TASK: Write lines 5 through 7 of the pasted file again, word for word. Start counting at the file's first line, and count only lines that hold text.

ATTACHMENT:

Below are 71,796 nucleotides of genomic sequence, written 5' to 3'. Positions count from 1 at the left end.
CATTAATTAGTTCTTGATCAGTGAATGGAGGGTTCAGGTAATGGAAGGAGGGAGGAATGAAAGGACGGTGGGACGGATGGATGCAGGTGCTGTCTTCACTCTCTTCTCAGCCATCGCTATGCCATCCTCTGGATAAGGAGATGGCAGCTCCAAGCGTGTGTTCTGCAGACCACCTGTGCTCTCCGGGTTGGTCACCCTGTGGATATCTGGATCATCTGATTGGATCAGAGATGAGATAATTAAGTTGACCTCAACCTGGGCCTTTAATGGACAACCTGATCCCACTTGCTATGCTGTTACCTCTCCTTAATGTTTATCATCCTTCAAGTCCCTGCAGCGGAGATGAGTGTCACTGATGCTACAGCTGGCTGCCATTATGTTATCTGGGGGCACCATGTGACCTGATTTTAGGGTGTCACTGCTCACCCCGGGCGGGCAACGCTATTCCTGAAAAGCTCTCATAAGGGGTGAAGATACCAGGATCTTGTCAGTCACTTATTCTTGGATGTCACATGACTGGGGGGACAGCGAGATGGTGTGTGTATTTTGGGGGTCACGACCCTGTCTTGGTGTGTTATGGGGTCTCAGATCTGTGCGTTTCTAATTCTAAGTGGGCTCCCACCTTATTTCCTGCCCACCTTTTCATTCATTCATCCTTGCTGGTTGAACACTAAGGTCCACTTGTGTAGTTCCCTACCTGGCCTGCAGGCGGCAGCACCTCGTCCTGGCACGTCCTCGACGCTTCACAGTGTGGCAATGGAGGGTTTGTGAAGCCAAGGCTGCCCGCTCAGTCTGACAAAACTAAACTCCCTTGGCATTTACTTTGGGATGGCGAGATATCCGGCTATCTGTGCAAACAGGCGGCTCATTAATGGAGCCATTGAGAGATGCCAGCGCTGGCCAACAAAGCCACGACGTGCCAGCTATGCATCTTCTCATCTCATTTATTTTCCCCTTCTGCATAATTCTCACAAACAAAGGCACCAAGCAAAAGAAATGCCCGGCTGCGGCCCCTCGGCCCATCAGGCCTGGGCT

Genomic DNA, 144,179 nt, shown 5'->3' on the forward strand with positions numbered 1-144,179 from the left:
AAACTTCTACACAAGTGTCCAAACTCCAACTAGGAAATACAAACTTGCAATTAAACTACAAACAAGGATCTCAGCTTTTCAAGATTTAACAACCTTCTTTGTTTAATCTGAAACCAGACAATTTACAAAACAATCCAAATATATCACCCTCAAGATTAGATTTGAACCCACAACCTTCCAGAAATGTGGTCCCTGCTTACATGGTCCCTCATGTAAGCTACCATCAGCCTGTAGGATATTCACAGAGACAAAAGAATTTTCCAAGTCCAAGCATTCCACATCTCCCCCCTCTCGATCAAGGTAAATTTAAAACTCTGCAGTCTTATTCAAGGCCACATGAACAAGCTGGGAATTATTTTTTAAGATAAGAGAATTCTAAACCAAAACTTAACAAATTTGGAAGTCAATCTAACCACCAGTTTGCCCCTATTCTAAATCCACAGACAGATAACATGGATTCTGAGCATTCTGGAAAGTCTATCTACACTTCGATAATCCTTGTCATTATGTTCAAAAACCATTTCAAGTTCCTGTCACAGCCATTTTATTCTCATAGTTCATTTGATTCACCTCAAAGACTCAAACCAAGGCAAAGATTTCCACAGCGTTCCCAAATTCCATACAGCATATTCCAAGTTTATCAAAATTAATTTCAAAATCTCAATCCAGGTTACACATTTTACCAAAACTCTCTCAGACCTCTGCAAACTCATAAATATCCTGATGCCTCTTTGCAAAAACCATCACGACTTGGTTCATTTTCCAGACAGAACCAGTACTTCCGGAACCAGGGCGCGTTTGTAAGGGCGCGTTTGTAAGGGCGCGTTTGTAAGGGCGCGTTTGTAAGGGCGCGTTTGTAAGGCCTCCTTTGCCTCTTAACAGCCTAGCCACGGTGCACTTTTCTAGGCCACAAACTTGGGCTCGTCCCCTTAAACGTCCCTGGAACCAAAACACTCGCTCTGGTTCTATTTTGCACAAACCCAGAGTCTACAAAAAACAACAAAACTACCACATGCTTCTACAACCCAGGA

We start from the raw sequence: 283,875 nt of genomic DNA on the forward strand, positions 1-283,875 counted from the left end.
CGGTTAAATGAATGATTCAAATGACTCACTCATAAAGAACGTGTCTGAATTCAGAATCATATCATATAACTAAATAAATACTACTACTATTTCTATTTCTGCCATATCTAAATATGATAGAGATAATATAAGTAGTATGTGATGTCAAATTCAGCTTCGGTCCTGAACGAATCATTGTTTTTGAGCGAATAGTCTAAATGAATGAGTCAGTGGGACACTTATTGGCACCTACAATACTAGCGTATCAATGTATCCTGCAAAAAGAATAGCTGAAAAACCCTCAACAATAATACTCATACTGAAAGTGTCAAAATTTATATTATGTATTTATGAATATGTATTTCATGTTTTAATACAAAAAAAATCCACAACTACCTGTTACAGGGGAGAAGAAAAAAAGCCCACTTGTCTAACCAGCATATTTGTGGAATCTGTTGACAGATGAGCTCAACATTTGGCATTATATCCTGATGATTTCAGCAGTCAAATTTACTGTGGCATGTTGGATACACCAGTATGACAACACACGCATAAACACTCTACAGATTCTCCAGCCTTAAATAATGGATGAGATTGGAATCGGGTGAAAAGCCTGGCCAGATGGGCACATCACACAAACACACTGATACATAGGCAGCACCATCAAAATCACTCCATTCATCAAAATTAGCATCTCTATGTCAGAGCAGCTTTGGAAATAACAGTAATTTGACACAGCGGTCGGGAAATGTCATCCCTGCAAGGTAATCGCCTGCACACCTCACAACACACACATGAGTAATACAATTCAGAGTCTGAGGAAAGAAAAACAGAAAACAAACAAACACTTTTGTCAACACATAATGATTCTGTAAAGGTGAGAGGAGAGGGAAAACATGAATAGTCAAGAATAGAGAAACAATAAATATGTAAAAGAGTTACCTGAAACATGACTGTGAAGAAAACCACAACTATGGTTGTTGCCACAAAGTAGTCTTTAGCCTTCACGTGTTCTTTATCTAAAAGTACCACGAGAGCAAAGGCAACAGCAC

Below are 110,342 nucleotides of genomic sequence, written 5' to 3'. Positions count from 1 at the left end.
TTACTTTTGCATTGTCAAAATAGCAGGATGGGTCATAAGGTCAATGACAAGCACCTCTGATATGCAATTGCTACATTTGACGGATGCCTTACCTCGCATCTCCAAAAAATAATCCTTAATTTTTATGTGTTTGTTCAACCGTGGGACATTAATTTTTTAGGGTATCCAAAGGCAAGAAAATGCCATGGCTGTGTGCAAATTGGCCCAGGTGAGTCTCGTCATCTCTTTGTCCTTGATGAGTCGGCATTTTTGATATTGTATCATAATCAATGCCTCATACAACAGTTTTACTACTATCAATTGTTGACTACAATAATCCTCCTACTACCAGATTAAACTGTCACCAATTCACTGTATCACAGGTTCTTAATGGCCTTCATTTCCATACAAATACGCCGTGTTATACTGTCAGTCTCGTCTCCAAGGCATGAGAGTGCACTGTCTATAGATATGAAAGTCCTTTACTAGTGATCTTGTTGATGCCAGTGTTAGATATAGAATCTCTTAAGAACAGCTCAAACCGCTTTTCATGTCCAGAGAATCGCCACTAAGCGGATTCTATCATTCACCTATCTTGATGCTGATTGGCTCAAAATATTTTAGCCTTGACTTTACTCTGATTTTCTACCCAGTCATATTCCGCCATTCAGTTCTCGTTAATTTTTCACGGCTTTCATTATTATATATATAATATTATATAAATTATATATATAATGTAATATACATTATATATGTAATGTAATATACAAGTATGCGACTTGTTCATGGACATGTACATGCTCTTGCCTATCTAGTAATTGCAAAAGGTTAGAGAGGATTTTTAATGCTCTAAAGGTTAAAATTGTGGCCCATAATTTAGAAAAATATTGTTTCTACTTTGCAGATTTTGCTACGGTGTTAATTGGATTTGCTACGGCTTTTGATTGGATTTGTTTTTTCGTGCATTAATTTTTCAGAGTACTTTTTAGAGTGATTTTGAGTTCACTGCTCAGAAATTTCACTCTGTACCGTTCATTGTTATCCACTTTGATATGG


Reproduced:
We start from the raw sequence: 283,875 nt of genomic DNA on the forward strand, positions 1-283,875 counted from the left end.
CGGTTAAATGAATGATTCAAATGACTCACTCATAAAGAACGTGTCTGAATTCAGAATCATATCATATAACTAAATAAATACTACTACTATTTCTATTTCTGCCATATCTAAATATGATAGAGATAATATAAGTAGTATGTGATGTCAAATTCAGCTTCGGTCCTGAACGAATCATTGTTTTTGAGCGAATAGTCTAAATGAATGAGTCAGTGGGACACTTATTGGCACCTACAATACTAGCGTATCAATGTATCCTGCAAAAAGAATAGCTGAAAAACCCTCAACAATAATACTCATACTGAAAGTGTCAAAATTTATATTATGTATTTATGAATATGTATTTCATGTTTTAATACAAAAAAAATCCACAACTACCTGTTACAGGGGAGAAGAAAAAAAGCCCACTTGTCTAACCAGCATATTTGTGGAATCTGTTGACAGATGAGCTCAACATTTGGCATTATATCCTGATGATTTCAGCAGTCAAATTTACTGTGGCATGTTGGATACACCAGTATGACAACACACGCATAAACACTCTACAGATTCTCCAGCCTTAAATAATGGATGAGATTGGAATCGGGTGAAAAGCCTGGCCAGATGGGCACATCACACAAACACACTGATACATAGGCAGCACCATCAAAATCACTCCATTCATCAAAATTAGCATCTCTATGTCAGAGCAGCTTTGGAAATAACAGTAATTTGACACAGCGGTCGGGAAATGTCATCCCTGCAAGGTAATCGCCTGCACACCTCACAACACACACATGAGTAATACAATTCAGAGTCTGAGGAAAGAAAAACAGAAAACAAACAAACACTTTTGTCAACACATAATGATTCTGTAAAGGTGAGAGGAGAGGGAAAACATGAATAGTCAAGAATAGAGAAACAATAAATATGTAAAAGAGTTACCTGAAACATGACTGTGAAGAAAACCACAACTATGGTTGTTGCCACAAAGTAGTCTTTAGCCTTCACGTGTTCTTTATCTAAAAGTACCACGAGAGCAAAGGCAACAGCAC

Below are 110,342 nucleotides of genomic sequence, written 5' to 3'. Positions count from 1 at the left end.